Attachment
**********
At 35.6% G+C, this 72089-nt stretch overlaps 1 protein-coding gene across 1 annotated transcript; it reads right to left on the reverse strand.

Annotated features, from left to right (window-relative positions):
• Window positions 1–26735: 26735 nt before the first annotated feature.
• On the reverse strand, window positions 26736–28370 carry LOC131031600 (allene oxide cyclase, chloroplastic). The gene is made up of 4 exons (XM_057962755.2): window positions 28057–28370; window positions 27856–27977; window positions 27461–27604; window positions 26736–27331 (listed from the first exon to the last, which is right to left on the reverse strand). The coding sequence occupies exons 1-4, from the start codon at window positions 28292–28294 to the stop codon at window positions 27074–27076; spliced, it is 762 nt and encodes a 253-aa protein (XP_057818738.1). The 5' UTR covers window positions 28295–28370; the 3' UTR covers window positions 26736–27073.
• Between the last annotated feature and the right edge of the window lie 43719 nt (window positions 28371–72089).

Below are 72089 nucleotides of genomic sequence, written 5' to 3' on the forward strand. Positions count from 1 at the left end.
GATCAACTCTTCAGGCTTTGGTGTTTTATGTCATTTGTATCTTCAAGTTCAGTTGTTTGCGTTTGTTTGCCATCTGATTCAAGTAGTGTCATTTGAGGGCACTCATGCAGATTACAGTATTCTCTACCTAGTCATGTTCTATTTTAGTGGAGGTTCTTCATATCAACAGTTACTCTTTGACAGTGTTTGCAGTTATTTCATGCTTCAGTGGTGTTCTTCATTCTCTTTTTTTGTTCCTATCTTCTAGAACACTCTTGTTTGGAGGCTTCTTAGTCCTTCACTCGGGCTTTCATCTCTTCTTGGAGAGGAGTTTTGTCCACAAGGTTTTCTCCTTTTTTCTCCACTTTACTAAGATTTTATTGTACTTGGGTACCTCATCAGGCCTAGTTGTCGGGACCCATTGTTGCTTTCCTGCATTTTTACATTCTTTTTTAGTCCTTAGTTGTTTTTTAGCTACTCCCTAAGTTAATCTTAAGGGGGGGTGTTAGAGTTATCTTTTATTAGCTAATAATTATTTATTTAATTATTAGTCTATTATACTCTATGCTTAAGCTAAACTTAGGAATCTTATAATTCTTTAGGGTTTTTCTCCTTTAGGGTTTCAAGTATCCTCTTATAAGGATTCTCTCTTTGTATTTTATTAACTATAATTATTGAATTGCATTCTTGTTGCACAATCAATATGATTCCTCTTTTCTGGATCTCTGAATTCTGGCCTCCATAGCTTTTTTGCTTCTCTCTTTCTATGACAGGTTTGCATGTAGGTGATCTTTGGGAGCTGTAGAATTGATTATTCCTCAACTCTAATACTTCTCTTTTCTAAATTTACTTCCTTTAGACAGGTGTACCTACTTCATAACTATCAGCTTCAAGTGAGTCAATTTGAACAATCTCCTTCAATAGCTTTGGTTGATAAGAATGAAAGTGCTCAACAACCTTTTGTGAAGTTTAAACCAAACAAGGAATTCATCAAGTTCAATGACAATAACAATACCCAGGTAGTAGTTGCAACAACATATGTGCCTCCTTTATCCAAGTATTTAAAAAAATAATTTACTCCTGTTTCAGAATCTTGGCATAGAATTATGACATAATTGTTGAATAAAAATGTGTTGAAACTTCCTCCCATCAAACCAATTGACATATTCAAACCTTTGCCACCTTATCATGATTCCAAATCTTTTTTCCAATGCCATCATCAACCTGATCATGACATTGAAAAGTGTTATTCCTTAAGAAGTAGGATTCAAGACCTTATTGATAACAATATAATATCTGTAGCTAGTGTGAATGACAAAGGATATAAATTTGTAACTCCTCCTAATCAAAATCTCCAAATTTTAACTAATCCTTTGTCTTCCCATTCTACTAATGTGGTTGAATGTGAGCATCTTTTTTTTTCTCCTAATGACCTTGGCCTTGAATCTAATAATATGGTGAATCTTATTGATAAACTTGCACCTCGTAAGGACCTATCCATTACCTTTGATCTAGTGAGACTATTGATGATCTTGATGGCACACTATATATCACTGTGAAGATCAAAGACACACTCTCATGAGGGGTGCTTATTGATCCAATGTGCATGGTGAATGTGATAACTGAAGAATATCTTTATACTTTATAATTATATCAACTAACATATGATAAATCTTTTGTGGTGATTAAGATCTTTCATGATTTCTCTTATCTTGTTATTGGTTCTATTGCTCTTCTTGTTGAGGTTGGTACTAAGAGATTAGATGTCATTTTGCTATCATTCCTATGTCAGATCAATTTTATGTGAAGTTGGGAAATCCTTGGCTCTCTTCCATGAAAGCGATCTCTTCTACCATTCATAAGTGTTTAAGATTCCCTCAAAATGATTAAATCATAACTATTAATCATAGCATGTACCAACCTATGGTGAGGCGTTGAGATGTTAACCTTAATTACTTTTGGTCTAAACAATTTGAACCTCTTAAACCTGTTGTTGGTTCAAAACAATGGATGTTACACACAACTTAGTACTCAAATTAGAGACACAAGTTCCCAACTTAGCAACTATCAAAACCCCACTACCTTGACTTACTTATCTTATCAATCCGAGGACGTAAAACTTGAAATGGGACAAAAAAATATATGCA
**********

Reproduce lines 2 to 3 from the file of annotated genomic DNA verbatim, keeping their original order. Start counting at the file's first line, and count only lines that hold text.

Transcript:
Annotated features, from left to right (window-relative positions):
• Window positions 1–26735: 26735 nt before the first annotated feature.